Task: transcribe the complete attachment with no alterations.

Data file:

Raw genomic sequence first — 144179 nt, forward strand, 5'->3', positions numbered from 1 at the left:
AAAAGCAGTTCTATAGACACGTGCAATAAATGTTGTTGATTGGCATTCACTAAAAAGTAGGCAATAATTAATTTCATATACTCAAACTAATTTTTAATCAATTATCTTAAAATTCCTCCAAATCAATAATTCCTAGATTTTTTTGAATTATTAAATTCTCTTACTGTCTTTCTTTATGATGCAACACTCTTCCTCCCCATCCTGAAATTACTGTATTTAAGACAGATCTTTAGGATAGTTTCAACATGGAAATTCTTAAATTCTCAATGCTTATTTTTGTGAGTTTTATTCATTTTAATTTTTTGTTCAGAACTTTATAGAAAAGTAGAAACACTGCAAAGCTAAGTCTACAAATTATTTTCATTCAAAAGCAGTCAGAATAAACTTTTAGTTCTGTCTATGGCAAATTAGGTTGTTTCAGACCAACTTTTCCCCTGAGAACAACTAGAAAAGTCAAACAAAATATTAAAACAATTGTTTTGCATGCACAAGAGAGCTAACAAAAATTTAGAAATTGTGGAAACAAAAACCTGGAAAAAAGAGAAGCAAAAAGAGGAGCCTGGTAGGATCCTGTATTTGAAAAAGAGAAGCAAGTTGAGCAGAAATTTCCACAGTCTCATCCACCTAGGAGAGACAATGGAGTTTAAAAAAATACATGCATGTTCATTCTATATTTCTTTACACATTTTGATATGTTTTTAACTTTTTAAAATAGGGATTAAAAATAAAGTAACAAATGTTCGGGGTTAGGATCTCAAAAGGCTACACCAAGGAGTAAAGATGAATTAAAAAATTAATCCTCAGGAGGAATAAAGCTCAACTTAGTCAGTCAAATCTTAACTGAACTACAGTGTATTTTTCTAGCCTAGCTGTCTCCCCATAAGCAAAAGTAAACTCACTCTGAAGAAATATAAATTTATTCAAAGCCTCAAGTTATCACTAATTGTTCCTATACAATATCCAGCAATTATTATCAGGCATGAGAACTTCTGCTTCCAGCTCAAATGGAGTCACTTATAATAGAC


Raw genomic sequence first — 144179 nt, forward strand, 5'->3', positions numbered from 1 at the left:
AAAAGCAGTTCTATAGACACGTGCAATAAATGTTGTTGATTGGCATTCACTAAAAAGTAGGCAATAATTAATTTCATATACTCAAACTAATTTTTAATCAATTATCTTAAAATTCCTCCAAATCAATAATTCCTAGATTTTTTTGAATTATTAAATTCTCTTACTGTCTTTCTTTATGATGCAACACTCTTCCTCCCCATCCTGAAATTACTGTATTTAAGACAGATCTTTAGGATAGTTTCAACATGGAAATTCTTAAATTCTCAATGCTTATTTTTGTGAGTTTTATTCATTTTAATTTTTTGTTCAGAACTTTATAGAAAAGTAGAAACACTGCAAAGCTAAGTCTACAAATTATTTTCATTCAAAAGCAGTCAGAATAAACTTTTAGTTCTGTCTATGGCAAATTAGGTTGTTTCAGACCAACTTTTCCCCTGAGAACAACTAGAAAAGTCAAACAAAATATTAAAACAATTGTTTTGCATGCACAAGAGAGCTAACAAAAATTTAGAAATTGTGGAAACAAAAACCTGGAAAAAAGAGAAGCAAAAAGAGGAGCCTGGTAGGATCCTGTATTTGAAAAAGAGAAGCAAGTTGAGCAGAAATTTCCACAGTCTCATCCACCTAGGAGAGACAATGGAGTTTAAAAAAATACATGCATGTTCATTCTATATTTCTTTACACATTTTGATATGTTTTTAACTTTTTAAAATAGGGATTAAAAATAAAGTAACAAATGTTCGGGGTTAGGATCTCAAAAGGCTACACCAAGGAGTAAAGATGAATTAAAAAATTAATCCTCAGGAGGAATAAAGCTCAACTTAGTCAGTCAAATCTTAACTGAACTACAGTGTATTTTTCTAGCCTAGCTGTCTCCCCATAAGCAAAAGTAAACTCACTCTGAAGAAATATAAATTTATTCAAAGCCTCAAGTTATCACTAATTGTTCCTATACAATATCCAGCAATTATTATCAGGCATGAGAACTTCTGCTTCCAGCTCAAATGGAGTCACTTATAATAGAC